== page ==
The chairman of The Franchising Centre entered franchising in 1976 and now uses his own experience to advise others
When did you enter franchising and what positions have you held?
I became a Safeclean franchisee in January 1976. After a couple of years I also took on the role of franchise director, then eventually sold my franchise to go full-time as managing director. It was a family company but it wasn’t my family and I left when we couldn’t agree a management buyout. After a few years as franchise director for a national window company I started in franchise consultancy in 1991 and have been involved in that ever since.
What does it mean to you to be chairman of The Franchising Centre?
It pleases me to have achieved my original vision which was for the business to become the UK’s first choice advisors to potential and practising franchisors. I’m also proud of our team’s shared purpose which is “to visibly enjoy the process of working together whilst enabling our clients and ourselves to create and continually develop increasingly valuable businesses”. Above all I love it when we work with clients like Water Babies, where various members of our team, over a period of several years, have helped them grow from a kitchen-table business to an international network.
What have you achieved in this position?
We’ve progressed from being ‘three franchising people trying to keep their heads above water’ to building a team of twenty franchise practitioners in the UK with associates in more than fifty overseas markets. In parallel with that I spent many years as an elected director of the British Franchise Association, where I was instrumental in the creation and adoption of professional standards for consultants and lawyers, and the development and introduction of their Qualified Franchise Professional programme.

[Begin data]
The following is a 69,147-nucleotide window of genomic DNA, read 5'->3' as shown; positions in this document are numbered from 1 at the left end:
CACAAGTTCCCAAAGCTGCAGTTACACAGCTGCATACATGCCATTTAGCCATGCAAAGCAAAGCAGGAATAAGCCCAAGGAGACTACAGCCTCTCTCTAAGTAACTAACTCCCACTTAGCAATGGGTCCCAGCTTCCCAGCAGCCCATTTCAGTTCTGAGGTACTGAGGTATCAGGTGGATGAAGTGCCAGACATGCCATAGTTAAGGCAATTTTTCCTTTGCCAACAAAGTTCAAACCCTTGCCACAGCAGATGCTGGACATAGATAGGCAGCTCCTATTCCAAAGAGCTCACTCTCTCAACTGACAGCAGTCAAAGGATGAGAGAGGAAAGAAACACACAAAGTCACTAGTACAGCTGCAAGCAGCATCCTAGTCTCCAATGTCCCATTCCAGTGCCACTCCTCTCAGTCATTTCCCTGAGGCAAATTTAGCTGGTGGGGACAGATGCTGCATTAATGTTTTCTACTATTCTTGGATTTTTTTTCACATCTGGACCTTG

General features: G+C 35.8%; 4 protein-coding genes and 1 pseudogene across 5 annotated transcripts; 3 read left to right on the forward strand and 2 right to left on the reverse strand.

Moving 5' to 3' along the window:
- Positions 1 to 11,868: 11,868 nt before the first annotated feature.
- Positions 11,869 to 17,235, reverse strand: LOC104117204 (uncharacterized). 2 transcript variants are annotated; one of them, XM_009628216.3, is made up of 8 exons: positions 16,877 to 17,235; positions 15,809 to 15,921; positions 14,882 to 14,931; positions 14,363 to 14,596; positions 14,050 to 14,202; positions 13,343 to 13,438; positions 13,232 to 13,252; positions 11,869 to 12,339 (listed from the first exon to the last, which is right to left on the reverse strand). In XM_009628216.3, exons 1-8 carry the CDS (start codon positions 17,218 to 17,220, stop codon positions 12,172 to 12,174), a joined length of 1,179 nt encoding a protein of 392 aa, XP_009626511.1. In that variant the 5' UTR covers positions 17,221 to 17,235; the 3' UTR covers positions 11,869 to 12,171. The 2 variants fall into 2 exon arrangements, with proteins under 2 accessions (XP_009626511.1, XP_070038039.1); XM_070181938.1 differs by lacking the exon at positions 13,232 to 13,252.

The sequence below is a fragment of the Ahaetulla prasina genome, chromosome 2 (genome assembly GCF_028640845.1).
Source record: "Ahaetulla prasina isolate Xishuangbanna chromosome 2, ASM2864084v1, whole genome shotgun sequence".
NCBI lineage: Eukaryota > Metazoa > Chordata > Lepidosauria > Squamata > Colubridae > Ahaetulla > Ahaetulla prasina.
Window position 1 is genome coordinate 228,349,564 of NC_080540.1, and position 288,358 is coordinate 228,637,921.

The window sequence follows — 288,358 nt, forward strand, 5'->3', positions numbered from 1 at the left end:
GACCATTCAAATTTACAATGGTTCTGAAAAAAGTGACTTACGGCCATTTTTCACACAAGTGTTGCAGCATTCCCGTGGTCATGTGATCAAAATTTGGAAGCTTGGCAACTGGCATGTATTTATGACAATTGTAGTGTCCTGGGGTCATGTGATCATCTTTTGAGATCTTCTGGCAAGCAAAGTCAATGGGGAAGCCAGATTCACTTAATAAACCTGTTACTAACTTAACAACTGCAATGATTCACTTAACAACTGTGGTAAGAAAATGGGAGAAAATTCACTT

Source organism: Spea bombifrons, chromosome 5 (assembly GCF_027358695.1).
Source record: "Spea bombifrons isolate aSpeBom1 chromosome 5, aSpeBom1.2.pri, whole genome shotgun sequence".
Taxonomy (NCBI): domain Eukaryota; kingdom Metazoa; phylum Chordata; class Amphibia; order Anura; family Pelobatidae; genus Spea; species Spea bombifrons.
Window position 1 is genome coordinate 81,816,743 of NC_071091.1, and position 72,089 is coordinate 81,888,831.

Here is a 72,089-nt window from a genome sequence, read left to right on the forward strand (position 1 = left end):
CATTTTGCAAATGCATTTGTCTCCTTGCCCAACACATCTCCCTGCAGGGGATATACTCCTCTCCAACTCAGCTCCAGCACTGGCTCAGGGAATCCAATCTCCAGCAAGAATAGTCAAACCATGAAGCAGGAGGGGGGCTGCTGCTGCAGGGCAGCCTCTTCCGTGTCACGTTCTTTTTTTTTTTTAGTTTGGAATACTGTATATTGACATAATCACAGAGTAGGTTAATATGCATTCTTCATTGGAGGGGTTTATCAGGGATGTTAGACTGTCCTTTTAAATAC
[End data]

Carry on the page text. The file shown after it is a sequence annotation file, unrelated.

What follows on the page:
In general, what are the franchising issues you most care about?
The issue that engages me most is the number of businesses that start franchising without taking the relevant advice. They don’t realise what’s involved; they don’t realise how long it will take; and they don’t realise the amount of funding they will require. Yet there’s nothing to stop them trying to recruit franchisees, which they then do badly and support them poorly. Those franchisees and the franchisor eventually fail. That leaves them with a poor view of franchising, which doesn’t help any of us when it can all be done so much better.
What are the challenges facing the franchising industry as a whole today?
If you look around the world there are many countries where ill-informed legislators are preparing laws and regulations which could potentially damage franchising. Often they are doing this in ignorance of how the franchising relationship works. They don’t realise that the franchisee and franchisor are totally separate legal entities. They don’t realise that most franchised outlets are run by local people providing great service and employment in their local community. We need to get that message across to these legislators.
Which areas of the franchising industry could stand improvement?